Theory Z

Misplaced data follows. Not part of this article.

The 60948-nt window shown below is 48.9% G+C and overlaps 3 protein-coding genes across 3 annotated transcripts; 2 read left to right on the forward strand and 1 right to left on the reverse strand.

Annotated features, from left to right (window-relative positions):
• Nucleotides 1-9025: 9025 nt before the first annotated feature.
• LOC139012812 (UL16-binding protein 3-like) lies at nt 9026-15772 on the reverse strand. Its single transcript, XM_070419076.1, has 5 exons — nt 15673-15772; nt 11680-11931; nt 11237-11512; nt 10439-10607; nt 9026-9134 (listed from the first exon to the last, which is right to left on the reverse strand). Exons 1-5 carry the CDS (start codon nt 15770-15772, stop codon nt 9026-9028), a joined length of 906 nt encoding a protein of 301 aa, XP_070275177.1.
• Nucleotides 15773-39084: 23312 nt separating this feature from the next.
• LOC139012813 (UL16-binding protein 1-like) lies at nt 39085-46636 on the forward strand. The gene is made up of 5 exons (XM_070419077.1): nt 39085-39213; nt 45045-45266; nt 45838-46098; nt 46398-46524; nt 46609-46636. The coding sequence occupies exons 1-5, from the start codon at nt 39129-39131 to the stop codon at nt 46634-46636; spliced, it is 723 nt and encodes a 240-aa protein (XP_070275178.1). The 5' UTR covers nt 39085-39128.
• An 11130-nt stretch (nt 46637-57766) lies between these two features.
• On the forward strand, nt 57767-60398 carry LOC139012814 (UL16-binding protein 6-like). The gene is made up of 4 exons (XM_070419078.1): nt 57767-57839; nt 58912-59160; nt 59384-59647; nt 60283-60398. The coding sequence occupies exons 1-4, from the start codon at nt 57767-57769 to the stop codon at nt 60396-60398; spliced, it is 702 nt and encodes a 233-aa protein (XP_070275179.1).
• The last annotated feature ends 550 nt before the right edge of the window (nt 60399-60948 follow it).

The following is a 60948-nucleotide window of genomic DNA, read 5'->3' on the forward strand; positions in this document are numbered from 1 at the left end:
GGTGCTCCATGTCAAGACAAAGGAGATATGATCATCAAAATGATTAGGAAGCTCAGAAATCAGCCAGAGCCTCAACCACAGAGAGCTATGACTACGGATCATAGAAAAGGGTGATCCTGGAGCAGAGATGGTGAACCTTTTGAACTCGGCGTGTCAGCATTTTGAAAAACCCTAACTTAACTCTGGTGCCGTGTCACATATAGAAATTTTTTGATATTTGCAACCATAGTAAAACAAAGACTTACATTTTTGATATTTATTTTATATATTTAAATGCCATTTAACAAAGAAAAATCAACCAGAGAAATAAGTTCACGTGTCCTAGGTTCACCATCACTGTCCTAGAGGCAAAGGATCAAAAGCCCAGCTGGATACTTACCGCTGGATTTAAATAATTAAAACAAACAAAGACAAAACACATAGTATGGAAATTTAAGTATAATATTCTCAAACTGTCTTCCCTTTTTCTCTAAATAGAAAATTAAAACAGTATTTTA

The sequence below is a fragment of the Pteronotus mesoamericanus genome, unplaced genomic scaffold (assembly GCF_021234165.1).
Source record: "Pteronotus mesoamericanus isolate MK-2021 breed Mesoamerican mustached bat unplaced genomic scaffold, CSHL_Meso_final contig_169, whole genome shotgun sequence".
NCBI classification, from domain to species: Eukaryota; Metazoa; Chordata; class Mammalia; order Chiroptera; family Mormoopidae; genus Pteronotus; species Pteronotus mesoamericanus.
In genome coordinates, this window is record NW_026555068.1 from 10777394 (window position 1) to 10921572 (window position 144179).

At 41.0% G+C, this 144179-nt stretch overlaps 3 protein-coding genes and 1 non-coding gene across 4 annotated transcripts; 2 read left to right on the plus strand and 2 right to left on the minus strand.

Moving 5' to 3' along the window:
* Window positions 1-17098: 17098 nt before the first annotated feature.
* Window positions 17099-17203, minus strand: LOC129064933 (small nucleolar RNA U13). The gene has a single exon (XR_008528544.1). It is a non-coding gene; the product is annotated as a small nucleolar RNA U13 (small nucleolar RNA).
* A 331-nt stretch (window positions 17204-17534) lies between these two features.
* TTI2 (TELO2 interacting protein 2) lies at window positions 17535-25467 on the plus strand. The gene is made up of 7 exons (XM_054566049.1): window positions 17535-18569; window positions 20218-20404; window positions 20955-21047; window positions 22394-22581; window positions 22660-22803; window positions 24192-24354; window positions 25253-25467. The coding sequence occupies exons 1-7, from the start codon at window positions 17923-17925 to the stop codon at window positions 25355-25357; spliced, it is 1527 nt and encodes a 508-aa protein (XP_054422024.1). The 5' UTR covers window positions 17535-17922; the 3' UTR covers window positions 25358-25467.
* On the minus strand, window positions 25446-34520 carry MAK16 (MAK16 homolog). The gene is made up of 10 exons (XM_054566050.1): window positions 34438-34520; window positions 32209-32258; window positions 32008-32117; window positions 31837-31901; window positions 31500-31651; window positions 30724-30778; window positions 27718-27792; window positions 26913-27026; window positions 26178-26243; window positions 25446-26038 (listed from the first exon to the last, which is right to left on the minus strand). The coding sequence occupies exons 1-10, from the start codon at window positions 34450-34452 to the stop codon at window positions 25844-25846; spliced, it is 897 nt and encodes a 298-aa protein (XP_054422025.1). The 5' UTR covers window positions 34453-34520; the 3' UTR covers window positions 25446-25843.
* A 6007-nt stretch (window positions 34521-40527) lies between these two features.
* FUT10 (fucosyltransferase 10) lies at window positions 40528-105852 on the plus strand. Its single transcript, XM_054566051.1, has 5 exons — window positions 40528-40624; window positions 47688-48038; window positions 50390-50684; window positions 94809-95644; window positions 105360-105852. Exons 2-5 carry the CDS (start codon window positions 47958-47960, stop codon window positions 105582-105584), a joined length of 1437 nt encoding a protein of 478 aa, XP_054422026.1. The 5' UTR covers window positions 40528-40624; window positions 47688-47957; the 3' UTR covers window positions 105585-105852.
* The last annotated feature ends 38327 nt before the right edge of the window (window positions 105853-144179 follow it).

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Theory Z is a management philosophy that stresses employee participation in all aspects of company decision making. It was first described by William Ouchi in his book Theory Z- How Man American Business Can Meet the Japanese Challenge. Theory Z incorporates many elements associated with the Japanese approach to management, such as trust and intimacy, but Japanese ideas have been adapted for use in the United States. In Theory Z organizations, managers and workers share responsibilities; the management style is participative; and employment is long term and often lifelong. Theory Z results in employees feeling organizational ownership. Recent research has found that such feelings or ownership may produce positive attitudinal and behavioral effects or employees. (20) In a Theory Y organization, mangers focus on assumptions about the nature of the worker. Theory Z has been adapted and modified for use in a number of U.S. companies. One adaptation involves workers in decisions through quality circles. Quality circles (also called quality-assurance teams) are small, usually having 5 to 8 members who discuss ways to reduce waste, eliminate problems, and improve quality, communication, and work satisfaction. Such quality teams are a common technique for harnessing the knowledge and creativity of hourly employees to solve problems in companies. Even more involved than quality circles are programs that operate under names such as participating management, employee involvement, or self-directed work teams. Regardless of the term used to describe such programs, they strive to give employees more control over their jobs while making them more responsible for the outcome of their efforts. Such programs often organize employees into work teams 5 to 15 members who are responsible for producing an entire product item. Team members are cross-trained and can therefore move from job to job within the team. Each team essentially manages itself and is responsible for its quality, scheduling, ordering and use of materials, and problem solving. Many firms have successfully employed work teams to boost morale, productivity, quality, and competitiveness. According to the equity theory, how much people are willing to contribute to an organization depends on their assessment of the fairness, or equity, of the rewards they will receive in exchange. In a fair situation, a person receives rewards proportional to the contribution he or she makes to the organization. However, in practice, equity is subjective notion. Each worker regularly develops a personal input-output ratio by taking stock of his or her contribution (inputs) to the organization in time, effort, skills, and experience and assessing rewards (outputs) offered by the organization in pay, benefits, recognition, and promotions. The worker compares his or her ratio to the input-output ratio of some other person- a "comparison other," who may be a co-worker, a friend working in another organization, or an "average" of several people working in the organization. If the two ratios are close, the individual will feel that he or she is being treated equitably. Consider a woman who has a high-school education and earns $20,000 a year. When she compares her input-output ratio to that of a co-worker who has a college degree and makes $30,000, she will probably feel that she is being paid fairly. However, is she perceives that her personal input-output ratio is lower than that of the college graduate, she will probably feel that she is being treated unfairly and will be motivated to seek change. Further, if she learns that the co-worker who earns $30,000 has only a high-school diploma, she may believe she is being cheated by the organization. To achieve equity, the woman could try to increase her outputs by asking for a raise or promotion. She could also try to have the inputs of the "comparison other" increased or the outputs of the "comparison other" decreased. Failing to achieve equity, the woman...
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